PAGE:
You may have noticed over the past few years that Hollywood movie stars are being spotted all over the Texas Hill Country. From the bars of Austin to the wineries of Fredericksburg, film luminaries are seeming to flock to Texas. They all know that Central Texas is a great place to hang. Even better, many of them are arriving to actually work.
It wasn’t that long ago that Robert Rodriquez gave Hollywood a good bitch-slapping when he released “El Mariachi” to critical acclaim. I imagine the eyes of many an L.A. accountant were opened when Rodriquez accomplished this with a few of his friends and under $5,000. That kind of money doesn’t pay a day’s catering in Hollywood. Rodriquez has stayed true to his Texas roots and is filming much of his current work at his production facility hanger at the old Robert Mueller Airport in Austin.
The Texas Film Commission and the Governor’s office have done a great deal to make Texas a film-friendly state. From tax abatements on production costs to a highly skilled workforce, Texas is becoming a film production destination and film makers are taking note. We have oceans, mountains, hill country, piney woods – you name it. Central Texas is a location scout’s dream. Have a scary movie and need an old wood barn to hang your victims from the rafters? Probably a couple thousand in Texas to choose from. If a western is more your taste, there are plenty of locations to be found from Enchanted Springs Ranch in Boerne’s authentic cow-town to the Alamo Village down in Bracketville. Texas has it all. Did I mention the weather? Cold rainy days are, thankfully, a rarity most days of the year and Heaven knows we have a lot of sunlight for good lighting.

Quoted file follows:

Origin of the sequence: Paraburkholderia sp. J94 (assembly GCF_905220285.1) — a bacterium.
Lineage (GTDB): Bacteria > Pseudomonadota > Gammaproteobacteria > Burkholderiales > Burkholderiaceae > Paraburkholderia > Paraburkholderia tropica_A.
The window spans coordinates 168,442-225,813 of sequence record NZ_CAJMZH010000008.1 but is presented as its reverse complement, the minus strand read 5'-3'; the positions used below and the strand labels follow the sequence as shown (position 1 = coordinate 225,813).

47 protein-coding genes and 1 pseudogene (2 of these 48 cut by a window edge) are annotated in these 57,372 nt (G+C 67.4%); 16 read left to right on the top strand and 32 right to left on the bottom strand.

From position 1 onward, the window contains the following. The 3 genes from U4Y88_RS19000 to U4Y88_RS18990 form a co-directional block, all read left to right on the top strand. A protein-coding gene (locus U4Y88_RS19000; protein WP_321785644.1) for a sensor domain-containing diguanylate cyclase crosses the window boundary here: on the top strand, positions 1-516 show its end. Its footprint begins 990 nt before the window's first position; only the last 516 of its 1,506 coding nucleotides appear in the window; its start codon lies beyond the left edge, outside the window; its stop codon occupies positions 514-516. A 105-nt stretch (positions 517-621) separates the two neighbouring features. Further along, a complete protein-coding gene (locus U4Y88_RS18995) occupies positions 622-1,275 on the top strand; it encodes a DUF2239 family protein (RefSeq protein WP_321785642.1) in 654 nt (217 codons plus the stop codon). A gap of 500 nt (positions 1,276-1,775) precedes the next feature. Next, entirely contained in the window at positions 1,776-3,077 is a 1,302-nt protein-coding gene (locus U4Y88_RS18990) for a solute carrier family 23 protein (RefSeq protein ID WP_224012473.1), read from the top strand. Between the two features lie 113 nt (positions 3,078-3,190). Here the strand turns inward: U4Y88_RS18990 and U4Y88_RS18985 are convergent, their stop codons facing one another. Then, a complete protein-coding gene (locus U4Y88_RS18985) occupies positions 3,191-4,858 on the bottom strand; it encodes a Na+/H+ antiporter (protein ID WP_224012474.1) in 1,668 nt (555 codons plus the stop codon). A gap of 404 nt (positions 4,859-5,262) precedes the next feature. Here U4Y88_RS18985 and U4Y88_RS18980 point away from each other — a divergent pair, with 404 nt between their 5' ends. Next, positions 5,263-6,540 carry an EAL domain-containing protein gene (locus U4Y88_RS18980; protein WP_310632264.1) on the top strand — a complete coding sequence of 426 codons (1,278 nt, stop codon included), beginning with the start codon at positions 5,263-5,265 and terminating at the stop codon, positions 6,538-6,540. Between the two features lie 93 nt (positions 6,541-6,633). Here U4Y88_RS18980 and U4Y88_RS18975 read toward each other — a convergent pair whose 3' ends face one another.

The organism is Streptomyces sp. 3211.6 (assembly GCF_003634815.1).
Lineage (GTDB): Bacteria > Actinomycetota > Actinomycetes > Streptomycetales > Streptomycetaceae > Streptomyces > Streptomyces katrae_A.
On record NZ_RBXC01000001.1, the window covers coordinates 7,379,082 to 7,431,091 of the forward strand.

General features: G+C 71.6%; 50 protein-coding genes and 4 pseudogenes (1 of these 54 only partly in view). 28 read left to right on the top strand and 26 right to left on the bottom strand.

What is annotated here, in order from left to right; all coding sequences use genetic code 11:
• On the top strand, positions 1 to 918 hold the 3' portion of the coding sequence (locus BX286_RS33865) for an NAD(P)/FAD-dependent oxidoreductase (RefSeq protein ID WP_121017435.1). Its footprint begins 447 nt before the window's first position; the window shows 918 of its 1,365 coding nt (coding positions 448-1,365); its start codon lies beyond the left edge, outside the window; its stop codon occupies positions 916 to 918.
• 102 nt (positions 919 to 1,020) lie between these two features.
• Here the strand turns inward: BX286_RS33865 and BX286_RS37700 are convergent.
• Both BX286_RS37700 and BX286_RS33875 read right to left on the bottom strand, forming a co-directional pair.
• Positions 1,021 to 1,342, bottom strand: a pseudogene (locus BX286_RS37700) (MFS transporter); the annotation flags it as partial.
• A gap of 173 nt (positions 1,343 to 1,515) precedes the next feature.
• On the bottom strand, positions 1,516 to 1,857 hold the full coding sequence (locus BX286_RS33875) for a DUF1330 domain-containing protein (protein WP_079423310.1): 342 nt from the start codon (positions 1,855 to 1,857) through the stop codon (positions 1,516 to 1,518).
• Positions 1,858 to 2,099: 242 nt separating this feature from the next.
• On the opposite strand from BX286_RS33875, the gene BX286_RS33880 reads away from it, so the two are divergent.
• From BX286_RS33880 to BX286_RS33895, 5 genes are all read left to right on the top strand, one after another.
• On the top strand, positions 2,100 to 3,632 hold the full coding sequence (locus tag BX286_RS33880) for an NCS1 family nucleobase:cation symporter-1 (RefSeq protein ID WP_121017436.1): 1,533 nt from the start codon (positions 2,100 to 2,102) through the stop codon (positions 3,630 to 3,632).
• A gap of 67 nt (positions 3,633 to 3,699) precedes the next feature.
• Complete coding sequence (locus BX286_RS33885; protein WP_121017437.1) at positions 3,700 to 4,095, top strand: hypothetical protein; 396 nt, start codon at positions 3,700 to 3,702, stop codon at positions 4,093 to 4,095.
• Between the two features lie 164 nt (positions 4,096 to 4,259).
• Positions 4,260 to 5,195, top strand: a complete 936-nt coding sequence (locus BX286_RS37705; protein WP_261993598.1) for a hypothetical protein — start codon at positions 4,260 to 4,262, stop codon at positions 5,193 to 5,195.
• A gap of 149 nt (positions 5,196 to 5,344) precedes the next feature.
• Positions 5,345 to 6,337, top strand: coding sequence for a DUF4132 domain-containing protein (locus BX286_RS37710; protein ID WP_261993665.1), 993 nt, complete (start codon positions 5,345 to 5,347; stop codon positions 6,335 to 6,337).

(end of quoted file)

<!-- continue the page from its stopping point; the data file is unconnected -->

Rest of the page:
Over the summer I got the chance to test the waters of Texas film-making first hand. I had written a script about the assassination of JFK about a year ago and decided to commemorate the anniversary of the grievous event with a short film.
It was incredibly easy finding people who are as enthusiastic as I am about film-making and we started shooting in earnest with a modest DSLR camera.
From the opening scene by the creek in Camp Verde to the final explosive scene in Kerrville, the film is all Texas. The Hill Country Film Group, a new association of film pros, hobbyists and enthusiasts have a number of other productions coming up in 2014.
If you love film or the film-making process – maybe you would like to try your hand at acting, visit hillcountryfilmgroup.com and check out upcoming productions and casting calls.
We will see you on the red carpet!